A pharmaceutical wholesaler based in Ohio has been indicted on charges of flooding cities and towns across Appalachia with millions of opioids. A federal grand jury charged two executives at Miami-Luken and two West Virginia pharmacists with conspiring to illegally distribute millions of prescription painkillers "outside the scope of professional practice and not for a legitimate medical purpose."
The company allegedly filled suspicious prescriptions despite receiving a warning from officials with the federal Drug Enforcement Administration. In one case, nearly five million opioids were shipped to a pharmacy in a West Virginia town of only 1,400 people between 2011 and 2015.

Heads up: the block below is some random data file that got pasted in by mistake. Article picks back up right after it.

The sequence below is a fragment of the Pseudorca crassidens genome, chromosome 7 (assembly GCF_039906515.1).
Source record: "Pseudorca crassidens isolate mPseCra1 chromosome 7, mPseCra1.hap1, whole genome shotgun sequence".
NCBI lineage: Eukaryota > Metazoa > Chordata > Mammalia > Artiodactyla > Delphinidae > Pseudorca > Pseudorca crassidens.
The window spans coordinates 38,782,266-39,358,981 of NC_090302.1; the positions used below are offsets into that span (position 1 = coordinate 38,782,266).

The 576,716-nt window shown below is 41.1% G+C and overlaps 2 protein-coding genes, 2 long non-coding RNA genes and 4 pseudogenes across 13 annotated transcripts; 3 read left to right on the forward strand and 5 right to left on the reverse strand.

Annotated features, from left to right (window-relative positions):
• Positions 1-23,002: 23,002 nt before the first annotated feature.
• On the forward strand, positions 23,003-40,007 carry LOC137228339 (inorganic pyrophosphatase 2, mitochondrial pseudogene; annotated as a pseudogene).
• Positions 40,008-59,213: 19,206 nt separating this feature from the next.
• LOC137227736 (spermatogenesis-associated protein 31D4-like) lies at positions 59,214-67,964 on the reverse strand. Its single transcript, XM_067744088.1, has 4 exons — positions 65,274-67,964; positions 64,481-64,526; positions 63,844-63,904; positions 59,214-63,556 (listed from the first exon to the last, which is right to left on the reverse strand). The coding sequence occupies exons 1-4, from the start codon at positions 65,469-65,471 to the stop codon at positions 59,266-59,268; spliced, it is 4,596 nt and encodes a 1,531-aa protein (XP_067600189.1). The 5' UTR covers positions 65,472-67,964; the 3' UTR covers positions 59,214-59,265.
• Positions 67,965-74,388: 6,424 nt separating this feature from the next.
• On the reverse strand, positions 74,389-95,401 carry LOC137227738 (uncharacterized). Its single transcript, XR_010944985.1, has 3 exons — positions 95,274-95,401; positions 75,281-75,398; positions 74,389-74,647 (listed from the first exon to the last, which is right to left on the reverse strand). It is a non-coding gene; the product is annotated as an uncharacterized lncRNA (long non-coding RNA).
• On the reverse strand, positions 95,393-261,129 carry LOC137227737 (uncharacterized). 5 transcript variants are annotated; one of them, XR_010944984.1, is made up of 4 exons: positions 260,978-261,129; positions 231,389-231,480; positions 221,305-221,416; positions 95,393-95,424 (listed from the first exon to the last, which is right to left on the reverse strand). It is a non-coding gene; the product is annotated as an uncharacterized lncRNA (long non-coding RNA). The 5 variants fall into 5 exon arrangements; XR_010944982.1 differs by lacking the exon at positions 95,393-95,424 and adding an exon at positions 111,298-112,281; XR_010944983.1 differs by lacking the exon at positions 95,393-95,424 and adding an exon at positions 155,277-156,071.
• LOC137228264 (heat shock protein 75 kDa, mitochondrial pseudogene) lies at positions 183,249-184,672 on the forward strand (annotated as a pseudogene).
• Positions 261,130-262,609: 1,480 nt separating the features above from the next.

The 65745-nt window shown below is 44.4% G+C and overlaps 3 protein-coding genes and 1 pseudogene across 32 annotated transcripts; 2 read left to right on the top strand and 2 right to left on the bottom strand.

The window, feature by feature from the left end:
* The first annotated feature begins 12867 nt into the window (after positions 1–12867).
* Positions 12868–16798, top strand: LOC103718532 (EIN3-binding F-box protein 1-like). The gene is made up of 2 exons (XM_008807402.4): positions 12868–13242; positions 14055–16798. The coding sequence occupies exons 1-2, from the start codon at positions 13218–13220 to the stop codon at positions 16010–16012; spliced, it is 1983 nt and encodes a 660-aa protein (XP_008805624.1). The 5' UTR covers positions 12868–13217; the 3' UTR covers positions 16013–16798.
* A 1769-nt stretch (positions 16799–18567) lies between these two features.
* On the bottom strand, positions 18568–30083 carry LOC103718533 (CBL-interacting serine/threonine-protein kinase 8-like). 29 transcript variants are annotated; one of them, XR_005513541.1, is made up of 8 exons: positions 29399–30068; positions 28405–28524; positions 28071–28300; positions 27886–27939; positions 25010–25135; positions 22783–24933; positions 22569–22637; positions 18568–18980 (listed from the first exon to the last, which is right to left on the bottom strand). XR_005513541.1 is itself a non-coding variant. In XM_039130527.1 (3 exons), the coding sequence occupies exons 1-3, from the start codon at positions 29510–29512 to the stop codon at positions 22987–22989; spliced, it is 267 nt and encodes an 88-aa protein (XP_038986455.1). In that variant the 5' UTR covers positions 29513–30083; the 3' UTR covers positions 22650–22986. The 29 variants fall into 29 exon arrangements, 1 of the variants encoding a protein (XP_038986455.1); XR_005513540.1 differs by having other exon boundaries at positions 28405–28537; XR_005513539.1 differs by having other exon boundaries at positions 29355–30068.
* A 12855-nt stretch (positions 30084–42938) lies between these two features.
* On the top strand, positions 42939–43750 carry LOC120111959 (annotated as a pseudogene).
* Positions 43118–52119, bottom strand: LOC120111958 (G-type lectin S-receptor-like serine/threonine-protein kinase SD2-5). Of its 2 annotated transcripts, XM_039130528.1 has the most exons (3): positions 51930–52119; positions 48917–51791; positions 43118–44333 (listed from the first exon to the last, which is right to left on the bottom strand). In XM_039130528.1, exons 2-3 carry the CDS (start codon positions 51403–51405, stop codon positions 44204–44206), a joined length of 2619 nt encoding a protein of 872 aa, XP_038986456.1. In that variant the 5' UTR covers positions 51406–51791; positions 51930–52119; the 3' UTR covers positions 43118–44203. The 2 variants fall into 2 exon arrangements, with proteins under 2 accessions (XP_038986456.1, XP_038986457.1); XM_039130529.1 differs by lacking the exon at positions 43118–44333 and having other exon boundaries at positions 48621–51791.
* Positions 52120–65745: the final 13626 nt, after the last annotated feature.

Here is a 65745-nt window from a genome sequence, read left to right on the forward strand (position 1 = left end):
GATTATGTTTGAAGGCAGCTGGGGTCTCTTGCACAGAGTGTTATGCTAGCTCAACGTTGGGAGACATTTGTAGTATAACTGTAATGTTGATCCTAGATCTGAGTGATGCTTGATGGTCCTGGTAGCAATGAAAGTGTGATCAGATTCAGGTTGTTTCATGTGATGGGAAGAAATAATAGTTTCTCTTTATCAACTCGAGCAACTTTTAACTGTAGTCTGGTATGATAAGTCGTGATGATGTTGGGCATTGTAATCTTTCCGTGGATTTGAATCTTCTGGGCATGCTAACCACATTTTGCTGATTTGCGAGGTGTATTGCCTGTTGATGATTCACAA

Miami-Luken is no longer in business and sold off its assets, but the Justice Department says that they are pushing forward with the case to ensure that those responsible for fueling the opioid epidemic are held accountable.
"The point of bringing this indictment now, instead of just letting it go, even though this company is not right now distributing pills, is because the interest of justice demands holding criminally responsible anyone and everyone — no matter where was there role in the distribution process — who is culpable," U.S. Attorney Benjamin Glassman said.
If convicted, the defendants could face 20 years in prison.
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